Liberal arts has not been killed by parental or student philistinism, or the cupidity of today’s educational institutions whose excessive costs have made the liberal arts into an unattainable luxury. In too many ways the liberal arts have died not by murder but by suicide.

To restore the liberal arts, those of us who teach should begin by thinking about students. Almost all of them have serious questions about major issues, and all of them are looking for answers. What is right? What is love? What do I owe others? What do others owe me? In too many places these are not questions for examination but issues for indoctrination. Instead of guiding young men and women by encouraging them to read history, biography, philosophy and literature, we’d rather debunk the past, deconstruct the authors and dethrone our finest minds and statesmen.

But why would any student spend tens of thousands of dollars and, rather than see the world in all its aspects, instead spend his time being indoctrinated and immersed in the prejudices of the current culture and the opinions of his tendentious professors? The job of teachers is to liberate minds, not capture them.

Reform at the university level will require brave work by deans and presidents. A hundred-course set of “distribution requirements” with minimally guided choice fosters intellectual randomness. Instead, the best faculty should put together a coherent program of core studies to introduce students to the finest books, to alternative answers to the most compelling questions, to great literature and art and pivotal historical events. Contemporary political issues of race, class and gender do not define what’s truly important. That’s the greatest fallacy of higher education today.

Second, find ways to increase interaction with departments of business, engineering, pre-med and the like. Most students will properly go on to work in various vocational, professional or technical fields. They should be offered our civilization’s best work and its broadest vision—but humanities teachers should not begin with the notion that business and law will be “improved” by the humanities. The benefits flow both ways.

Finally, a word to secondary schools and their teachers: You may be the last hope many of your students will have to think broadly and seriously about literature, science, math and history. If they don’t read Homer or Shakespeare, or marvel at the working of the universe, or read and understand the Constitution, they never will. The hope of liberal learning rests on your shoulders. Please don’t shrug.

When properly conceived and taught, the liberal arts do not by themselves make us “better people” or (God knows) more “human.” They don’t exist to make us more “liberal,” at least in the contemporary political sense. But the liberal arts can do something no less wonderful: They can open our eyes.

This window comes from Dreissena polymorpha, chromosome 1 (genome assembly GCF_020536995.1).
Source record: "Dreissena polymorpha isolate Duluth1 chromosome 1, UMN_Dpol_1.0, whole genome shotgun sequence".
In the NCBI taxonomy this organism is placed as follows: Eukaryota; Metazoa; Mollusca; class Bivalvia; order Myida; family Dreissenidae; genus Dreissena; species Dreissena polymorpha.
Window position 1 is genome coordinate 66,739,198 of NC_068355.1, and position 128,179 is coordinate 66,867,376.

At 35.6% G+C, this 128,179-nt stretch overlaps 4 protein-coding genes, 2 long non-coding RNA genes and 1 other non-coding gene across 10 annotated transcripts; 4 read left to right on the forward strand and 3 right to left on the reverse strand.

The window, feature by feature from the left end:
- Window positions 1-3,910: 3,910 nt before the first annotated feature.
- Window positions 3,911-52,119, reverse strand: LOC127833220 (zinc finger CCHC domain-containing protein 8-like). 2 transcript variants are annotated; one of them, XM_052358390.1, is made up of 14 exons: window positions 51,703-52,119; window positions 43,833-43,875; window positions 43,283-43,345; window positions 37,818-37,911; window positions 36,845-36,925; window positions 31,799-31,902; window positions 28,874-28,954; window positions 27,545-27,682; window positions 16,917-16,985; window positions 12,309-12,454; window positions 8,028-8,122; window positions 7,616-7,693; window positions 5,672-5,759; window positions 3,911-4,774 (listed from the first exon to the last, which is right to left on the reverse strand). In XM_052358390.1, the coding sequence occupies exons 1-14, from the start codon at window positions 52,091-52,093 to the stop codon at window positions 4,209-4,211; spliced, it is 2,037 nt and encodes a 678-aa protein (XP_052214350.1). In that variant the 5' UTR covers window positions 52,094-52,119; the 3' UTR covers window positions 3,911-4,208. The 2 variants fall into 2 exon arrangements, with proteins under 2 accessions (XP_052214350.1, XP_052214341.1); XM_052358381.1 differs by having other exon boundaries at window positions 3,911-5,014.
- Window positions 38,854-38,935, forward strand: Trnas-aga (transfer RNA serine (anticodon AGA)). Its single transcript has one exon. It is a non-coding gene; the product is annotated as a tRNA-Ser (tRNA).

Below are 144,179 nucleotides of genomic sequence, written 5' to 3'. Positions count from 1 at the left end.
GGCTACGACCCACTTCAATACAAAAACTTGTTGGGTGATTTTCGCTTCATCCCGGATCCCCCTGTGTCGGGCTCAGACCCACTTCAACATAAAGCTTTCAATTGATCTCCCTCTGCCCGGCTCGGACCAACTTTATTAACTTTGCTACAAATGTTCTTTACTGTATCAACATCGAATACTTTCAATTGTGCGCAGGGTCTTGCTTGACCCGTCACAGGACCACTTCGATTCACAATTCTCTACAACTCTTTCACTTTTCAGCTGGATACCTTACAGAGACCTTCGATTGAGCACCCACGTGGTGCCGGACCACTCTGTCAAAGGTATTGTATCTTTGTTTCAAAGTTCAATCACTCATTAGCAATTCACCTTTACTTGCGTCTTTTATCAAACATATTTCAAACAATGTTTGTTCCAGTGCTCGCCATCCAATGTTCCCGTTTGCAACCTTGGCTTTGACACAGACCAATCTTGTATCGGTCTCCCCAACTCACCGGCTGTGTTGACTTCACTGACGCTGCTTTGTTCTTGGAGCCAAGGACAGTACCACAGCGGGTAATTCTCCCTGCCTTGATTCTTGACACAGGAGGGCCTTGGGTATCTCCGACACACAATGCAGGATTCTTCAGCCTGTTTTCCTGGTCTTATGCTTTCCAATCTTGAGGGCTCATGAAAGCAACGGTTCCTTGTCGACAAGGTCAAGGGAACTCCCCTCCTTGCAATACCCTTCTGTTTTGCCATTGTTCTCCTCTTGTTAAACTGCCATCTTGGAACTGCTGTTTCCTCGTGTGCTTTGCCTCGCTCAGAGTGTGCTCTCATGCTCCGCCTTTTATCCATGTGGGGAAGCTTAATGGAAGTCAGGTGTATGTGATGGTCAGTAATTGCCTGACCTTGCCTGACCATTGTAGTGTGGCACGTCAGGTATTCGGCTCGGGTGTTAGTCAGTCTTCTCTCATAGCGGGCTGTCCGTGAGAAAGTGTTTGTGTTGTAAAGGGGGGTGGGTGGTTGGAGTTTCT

They show us how to look at the world and the works of civilization in serious and important and even delightful ways. They hold out the possibility that we will know better the truth about many of the most important things. They are the vehicle that carries the amazing things that mankind has made—and the memory of the horrors that mankind has perpetrated—from one age to the next. They teach us how to marvel.

I wasn’t completely wrong when I told Father Alexander that it was fine for people to know “other really good stuff.” Still, he had the better argument. Some literature, even “Penrod and Sam,” might “take us Lands away.” But some of it, perhaps the greater part of it, takes us back to ourselves.

Some of it holds up mirrors labeled “courage” or “friendship” or “smallness of soul,” to see if we can see ourselves in there. It tells stories of Lear’s daughter loving Lear, though her father is a fool. It has us walk with Virgil through the dismal rings of hell and ask at which circle Virgil might turn ’round on us, then walk away and leave us.

While books might not make us more humane, they can surely show us and lead us to examine creativity and desire, love and treachery, giddiness and joy, hope and fear, and facing death alone. They can have us ponder law and justice, the nature of innocence and causes of moral culpability, forms of government and the ordering of societies that can preserve and refine our civilization.

Literary, philosophical and historical studies may not teach us the final and absolute truth about these matters, but they can help us see the great alternatives, and the reasons the best minds have given. None of this is trivial.

I know I would have learned much by working on the Brooklyn docks. Vinnie the butcher and his brother Angel would have opened my eyes to things I’m still clueless about. The pay and job security might have been better than life in academia and government. And, yes, I might have encountered a modern-day Achilles or Hector or Agamemnon. But I think that, at least for me, it was better to meet them first in the “Iliad.”

Mr. Agresto is the former president of St. John’s College in Santa Fe., N.M., and the American University of Iraq.


Back to Top